Ground Cover Supplement : GC Supplement - Climate forecasting
13 extreme weather Growers face three interrelated climate risks: running out of moisture, frost and spring heat events. Research in South Australia is examining the risk of damaging heat events on wheat production. It is hoped the research will lead to heat stress ratings similar to those being developed for frost. the chance of having an extremely hot week nearly doubles across much of southern australia during spring months when there are el niño conditions. el niño conditions are associated with extensive warming of the sea surface in the central and eastern tropical Pacific, whereas la niña is associated with extensive cooling. FIGURE 1 Regions of increasing August to November frosts. SOURCE: DR STEVEN CRIMP 0 600 1000km Regions circled in black dashes represent areas of increasing August–November frosts 0.044 0.067 plants coping better with heat stress as grain-fill advanced. a single hot day of 35°c to 36°c during flowering decreased yield by as much as 20 per cent. information on the likelihood of heat events and their impact on wheat yield was presented at grower meetings as part of a discussion on managing climate risk. Historical analysis of the first date of heat events in spring and comparisons between regions was of particular interest. Discussions centred on best-bet risk-management strategies regarding variety choice and flowering time. there is a need for ongoing research to quantify the impact of hot days on the australian grainbelt. More and later Frosts – steven CrIMp it is a cruel paradox that although australia’s climate is warming, the number of frost days and the length of the frost season have increased across much of the australian grainbelt (figure 1). csiro analysis of climate data between 1960 and 2011 suggests the increasing frost incidence is due to the presence of more highs centred further south (37.5°s) and further west (125°e) and to the existence of more el Niño conditions during this period. the southern shifting highs bring air masses from further south than in the past. this air is very cold and leads to extensive frosts. scientists think this so-called ‘southward displacement’ is what is driving the changing frost patterns. Modelling work indicates that the increased incidence of frosts in august is likely to remain around current levels until the mid-2030s. along with an increased incidence of frosts between august and November there has also been a shift in frost occurrence to later in the year. in the east the window of frost occurrence has broadened, so frosts are occurring both earlier and much later in the season. in the west there is less occurrence of earlier frosts and more of a shift to frosts later into the season. the frost window has lengthened by three weeks in the Victorian grainbelt and by two weeks in the New south wales grainbelt. western australia has, statistically, remained the same, while eastern sa sites are similar to Victoria and sites in the west of sa are more like wa. Northern Victoria seems to be the epicentre of the change in frost occurrence. analysis of long-term temperature data for longerenong in the Victorian wimmera indicates the incidence of moderate (2°c) and extreme (0°c) frosts during the wheat flowering window has increased in the past 15 years (figure 1). the frost window over much of northern Victoria lengthened considerably in the decade to 2011 and is much wider than growers have experienced previously. the 10 per cent risk of experiencing a 2°c minimum temperature event, now occurs 46 days later than in any of the previous decades. □ grDC research Codes CsP00125, mCv00010, mCv00037 more information: Dr Peter Hayman, SARDI, 08 8303 9729, firstname.lastname@example.org; Steven Crimp, CSIRO, 02 6246 4095, email@example.com weather Patterns Weather patterns across the southern Australian grainbelt are influenced by two dominant drivers: a cold maritime influence from the south and a warm to hot continental influence from the north. Heat events in spring coincide with a high-pressure system to the east and an approaching cold front. This combination leads to a northerly flow of air (and associated hot conditions) followed by a south-westerly (associated cool conditions). In spring the systems tend to move relatively quickly, leading to heat spikes rather than the summer heat waves. It is not unusual for the cold front to be followed by a high- pressure system and a radiation frost.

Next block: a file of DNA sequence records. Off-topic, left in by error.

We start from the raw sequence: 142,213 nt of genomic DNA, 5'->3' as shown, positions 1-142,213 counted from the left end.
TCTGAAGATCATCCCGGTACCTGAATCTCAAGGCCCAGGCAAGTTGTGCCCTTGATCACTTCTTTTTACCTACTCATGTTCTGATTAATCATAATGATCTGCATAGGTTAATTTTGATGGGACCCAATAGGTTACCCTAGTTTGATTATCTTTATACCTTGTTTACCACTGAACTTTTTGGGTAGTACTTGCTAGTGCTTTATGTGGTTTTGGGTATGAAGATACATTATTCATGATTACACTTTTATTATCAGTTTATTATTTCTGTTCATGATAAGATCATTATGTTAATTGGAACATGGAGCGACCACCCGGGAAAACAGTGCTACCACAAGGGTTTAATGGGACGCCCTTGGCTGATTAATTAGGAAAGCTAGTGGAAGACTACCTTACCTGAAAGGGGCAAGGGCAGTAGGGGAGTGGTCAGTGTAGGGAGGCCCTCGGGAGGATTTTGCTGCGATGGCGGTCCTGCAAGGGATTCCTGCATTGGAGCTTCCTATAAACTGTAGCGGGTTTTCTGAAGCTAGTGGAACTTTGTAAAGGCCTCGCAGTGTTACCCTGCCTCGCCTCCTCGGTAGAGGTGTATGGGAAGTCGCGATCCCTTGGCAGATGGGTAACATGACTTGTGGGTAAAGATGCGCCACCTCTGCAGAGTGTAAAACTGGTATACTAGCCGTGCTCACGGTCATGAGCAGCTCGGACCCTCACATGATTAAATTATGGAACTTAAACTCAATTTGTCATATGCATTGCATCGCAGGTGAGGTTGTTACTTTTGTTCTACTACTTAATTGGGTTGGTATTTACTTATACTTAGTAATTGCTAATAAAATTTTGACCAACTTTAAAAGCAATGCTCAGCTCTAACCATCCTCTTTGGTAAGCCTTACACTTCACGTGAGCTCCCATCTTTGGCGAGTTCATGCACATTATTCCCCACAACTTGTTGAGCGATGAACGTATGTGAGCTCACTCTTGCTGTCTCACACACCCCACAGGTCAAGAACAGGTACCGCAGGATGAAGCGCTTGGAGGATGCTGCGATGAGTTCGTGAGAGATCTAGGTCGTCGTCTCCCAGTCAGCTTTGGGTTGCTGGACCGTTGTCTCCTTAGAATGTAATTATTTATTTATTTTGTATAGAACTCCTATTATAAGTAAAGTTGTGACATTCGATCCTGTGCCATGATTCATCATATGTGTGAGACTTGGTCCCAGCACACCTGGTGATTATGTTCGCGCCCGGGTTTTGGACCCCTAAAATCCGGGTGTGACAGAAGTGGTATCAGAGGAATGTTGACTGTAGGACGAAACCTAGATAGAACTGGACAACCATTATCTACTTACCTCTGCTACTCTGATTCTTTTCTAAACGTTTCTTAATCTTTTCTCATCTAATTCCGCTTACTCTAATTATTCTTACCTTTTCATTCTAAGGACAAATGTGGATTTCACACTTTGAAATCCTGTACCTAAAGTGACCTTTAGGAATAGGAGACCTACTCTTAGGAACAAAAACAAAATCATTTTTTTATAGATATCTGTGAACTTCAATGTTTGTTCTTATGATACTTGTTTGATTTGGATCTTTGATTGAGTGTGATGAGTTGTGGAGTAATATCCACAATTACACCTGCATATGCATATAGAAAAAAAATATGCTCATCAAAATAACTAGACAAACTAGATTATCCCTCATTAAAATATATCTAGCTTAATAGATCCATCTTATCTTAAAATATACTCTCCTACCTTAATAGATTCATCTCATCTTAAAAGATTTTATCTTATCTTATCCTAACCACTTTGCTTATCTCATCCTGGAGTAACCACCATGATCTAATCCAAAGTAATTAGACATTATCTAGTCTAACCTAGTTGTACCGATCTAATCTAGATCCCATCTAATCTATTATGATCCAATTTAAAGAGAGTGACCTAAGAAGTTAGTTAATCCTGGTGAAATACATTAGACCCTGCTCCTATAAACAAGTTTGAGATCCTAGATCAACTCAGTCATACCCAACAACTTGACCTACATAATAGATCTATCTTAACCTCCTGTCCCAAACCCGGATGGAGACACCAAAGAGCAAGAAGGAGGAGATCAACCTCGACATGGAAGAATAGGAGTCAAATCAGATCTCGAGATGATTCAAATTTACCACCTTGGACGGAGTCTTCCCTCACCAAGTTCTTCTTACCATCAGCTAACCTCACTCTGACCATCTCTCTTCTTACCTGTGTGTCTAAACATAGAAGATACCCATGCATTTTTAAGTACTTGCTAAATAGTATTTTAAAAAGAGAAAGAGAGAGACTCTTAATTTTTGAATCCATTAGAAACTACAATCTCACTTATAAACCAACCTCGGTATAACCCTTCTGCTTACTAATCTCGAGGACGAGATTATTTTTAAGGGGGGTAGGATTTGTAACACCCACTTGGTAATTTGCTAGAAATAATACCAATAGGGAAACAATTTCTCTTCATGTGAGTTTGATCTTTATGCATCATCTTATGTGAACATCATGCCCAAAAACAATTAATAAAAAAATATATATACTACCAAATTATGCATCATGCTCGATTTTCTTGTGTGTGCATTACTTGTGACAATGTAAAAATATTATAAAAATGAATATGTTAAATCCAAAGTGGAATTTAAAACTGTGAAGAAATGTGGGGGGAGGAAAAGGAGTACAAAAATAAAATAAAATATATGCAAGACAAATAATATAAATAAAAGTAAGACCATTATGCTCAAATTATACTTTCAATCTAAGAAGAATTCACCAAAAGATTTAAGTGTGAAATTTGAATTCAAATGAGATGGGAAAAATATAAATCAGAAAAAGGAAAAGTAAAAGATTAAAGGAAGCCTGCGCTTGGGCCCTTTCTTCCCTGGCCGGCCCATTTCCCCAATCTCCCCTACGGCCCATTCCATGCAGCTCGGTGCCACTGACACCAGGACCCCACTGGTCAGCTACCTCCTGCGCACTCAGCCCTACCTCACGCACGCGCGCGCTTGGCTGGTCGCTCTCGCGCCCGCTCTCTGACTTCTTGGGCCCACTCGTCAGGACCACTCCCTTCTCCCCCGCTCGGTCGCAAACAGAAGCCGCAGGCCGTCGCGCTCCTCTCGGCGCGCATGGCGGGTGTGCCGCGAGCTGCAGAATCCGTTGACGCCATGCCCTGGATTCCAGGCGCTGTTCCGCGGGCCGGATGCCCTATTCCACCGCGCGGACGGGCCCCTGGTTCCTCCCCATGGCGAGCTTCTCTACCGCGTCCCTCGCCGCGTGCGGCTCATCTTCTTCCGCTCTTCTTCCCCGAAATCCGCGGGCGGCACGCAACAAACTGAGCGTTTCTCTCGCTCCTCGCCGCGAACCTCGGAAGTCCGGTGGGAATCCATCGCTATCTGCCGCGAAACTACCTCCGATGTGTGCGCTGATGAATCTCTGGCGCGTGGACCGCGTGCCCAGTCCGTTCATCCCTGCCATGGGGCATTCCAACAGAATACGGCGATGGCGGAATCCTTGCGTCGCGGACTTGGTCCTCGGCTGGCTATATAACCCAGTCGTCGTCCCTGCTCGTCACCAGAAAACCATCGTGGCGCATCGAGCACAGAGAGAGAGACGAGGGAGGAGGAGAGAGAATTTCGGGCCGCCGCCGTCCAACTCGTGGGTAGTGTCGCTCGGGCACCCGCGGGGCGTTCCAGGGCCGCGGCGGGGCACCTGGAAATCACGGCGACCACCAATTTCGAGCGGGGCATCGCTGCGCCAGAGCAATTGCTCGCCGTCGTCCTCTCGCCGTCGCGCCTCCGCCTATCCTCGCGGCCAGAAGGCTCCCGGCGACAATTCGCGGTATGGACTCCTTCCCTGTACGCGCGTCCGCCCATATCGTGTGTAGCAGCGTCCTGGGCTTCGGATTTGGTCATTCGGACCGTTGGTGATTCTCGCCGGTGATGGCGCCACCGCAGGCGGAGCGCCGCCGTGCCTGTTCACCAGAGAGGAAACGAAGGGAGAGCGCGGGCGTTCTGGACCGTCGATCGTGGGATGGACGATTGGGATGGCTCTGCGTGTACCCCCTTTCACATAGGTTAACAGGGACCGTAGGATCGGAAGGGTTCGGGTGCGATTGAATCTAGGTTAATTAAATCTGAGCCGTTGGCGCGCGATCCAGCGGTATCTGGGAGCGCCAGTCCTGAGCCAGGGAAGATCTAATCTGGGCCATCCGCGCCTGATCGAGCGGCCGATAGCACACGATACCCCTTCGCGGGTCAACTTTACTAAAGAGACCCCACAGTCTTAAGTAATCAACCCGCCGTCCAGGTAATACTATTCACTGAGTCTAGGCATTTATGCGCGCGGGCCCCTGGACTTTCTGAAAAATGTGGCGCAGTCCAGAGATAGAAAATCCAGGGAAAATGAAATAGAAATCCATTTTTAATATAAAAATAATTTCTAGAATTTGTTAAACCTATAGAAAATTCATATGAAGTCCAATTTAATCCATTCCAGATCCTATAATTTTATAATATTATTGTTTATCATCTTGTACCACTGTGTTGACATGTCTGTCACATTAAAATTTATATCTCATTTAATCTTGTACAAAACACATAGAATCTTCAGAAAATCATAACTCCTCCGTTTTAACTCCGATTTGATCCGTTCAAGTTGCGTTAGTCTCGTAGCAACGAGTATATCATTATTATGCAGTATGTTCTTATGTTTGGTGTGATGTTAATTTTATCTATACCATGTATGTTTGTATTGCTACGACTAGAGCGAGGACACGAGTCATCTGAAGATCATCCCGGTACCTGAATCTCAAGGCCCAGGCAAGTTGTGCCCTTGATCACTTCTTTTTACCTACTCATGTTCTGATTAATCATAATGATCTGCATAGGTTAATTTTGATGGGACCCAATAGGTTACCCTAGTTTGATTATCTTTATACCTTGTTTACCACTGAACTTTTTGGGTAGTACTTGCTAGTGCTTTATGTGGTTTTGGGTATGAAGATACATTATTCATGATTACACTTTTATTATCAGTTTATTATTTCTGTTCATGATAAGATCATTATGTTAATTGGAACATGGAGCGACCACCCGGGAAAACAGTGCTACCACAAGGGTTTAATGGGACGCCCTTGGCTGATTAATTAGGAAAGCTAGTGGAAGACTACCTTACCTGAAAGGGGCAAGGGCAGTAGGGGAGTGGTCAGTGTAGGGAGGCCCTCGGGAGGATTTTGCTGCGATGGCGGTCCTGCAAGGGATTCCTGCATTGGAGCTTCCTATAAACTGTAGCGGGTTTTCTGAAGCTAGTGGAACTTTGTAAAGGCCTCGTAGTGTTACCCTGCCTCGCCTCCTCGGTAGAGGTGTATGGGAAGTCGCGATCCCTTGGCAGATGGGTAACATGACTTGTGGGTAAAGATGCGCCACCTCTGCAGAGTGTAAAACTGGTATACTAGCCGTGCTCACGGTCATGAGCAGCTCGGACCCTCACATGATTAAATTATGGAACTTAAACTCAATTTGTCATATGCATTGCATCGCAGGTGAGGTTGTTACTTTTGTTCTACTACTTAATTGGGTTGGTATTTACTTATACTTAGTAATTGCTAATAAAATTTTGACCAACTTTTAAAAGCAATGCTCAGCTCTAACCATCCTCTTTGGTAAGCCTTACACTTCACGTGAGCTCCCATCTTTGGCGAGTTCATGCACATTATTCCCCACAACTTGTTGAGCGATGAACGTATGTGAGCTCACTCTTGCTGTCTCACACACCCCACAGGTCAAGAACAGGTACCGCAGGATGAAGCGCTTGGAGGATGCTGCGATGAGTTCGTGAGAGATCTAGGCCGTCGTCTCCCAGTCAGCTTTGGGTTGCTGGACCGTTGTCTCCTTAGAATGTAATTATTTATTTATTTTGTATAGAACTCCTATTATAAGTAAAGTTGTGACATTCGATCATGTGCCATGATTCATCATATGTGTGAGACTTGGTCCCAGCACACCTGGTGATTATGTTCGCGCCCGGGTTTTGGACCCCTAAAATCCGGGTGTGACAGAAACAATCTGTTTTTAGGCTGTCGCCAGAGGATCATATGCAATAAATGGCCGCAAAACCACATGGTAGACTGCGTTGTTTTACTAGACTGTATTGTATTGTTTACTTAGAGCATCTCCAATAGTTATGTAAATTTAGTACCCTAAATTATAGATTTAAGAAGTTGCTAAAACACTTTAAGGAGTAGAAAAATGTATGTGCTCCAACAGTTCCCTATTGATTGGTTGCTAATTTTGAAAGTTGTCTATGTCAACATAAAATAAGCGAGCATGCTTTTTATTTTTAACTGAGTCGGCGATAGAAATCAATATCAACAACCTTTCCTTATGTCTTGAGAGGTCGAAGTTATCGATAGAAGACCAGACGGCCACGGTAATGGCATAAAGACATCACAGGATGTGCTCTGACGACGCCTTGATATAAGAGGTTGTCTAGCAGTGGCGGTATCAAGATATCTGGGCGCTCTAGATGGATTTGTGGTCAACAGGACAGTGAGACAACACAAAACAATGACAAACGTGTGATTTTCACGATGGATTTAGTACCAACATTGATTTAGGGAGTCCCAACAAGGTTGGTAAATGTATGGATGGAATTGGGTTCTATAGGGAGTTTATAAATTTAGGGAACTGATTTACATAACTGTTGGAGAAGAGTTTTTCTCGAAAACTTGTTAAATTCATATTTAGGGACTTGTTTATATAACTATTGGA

GC Supplement - Grain and Graze
GC Supplement - Profitable pulses and pastures